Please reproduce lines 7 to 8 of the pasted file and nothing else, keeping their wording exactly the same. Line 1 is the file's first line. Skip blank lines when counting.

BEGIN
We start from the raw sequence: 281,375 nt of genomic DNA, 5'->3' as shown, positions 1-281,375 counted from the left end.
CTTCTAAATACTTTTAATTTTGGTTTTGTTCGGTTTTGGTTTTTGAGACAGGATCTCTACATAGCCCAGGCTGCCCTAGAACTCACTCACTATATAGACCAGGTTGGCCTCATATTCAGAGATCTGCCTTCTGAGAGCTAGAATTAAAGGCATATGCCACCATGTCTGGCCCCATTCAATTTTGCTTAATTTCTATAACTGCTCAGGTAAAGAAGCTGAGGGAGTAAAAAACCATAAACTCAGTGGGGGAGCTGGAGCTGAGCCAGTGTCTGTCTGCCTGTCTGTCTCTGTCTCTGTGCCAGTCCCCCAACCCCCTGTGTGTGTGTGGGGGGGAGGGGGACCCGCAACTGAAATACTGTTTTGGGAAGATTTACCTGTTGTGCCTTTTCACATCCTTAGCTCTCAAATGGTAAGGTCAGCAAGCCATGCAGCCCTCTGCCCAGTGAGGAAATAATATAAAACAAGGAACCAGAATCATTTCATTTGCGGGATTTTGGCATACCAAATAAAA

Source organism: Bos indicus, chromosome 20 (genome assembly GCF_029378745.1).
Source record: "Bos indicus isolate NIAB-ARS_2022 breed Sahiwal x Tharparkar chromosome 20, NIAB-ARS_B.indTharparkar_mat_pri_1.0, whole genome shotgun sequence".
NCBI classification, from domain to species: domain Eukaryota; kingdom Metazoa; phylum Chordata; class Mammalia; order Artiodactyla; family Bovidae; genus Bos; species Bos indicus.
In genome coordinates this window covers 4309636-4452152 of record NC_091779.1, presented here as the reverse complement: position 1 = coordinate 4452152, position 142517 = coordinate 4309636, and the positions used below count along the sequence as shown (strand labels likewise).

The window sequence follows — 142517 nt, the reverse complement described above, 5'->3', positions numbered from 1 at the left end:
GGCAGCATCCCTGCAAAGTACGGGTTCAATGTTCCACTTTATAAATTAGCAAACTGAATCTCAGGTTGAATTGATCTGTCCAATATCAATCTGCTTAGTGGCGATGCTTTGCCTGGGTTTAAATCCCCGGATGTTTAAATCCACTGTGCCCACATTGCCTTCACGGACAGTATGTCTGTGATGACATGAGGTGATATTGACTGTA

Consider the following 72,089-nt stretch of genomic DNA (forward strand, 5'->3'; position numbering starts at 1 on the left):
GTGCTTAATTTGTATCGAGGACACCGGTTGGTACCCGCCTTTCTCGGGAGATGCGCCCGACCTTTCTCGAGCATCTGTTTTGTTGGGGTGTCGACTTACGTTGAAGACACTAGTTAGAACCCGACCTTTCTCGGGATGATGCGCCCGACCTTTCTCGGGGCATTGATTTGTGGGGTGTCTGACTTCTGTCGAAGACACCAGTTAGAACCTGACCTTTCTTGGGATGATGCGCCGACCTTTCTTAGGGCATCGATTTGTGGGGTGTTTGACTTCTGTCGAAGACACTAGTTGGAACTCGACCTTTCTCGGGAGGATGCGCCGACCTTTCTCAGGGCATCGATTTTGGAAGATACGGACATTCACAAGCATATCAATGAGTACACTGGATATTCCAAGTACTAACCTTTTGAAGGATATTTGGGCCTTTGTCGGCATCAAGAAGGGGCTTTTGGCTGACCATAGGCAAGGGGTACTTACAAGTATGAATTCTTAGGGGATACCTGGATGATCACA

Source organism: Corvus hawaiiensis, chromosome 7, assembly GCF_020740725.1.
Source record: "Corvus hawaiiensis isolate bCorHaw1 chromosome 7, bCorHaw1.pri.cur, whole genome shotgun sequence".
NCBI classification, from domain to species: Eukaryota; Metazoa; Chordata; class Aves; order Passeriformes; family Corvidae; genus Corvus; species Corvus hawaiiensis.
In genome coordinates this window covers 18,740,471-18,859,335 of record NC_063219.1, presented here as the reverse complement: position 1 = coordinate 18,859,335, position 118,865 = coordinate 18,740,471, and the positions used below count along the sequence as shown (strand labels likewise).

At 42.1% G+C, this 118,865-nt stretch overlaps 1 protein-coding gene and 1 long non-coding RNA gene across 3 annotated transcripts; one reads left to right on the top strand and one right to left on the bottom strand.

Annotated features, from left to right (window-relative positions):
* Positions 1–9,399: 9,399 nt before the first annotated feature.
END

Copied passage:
The window sequence follows — 142517 nt, the reverse complement described above, 5'->3', positions numbered from 1 at the left end:
GGCAGCATCCCTGCAAAGTACGGGTTCAATGTTCCACTTTATAAATTAGCAAACTGAATCTCAGGTTGAATTGATCTGTCCAATATCAATCTGCTTAGTGGCGATGCTTTGCCTGGGTTTAAATCCCCGGATGTTTAAATCCACTGTGCCCACATTGCCTTCACGGACAGTATGTCTGTGATGACATGAGGTGATATTGACTGTA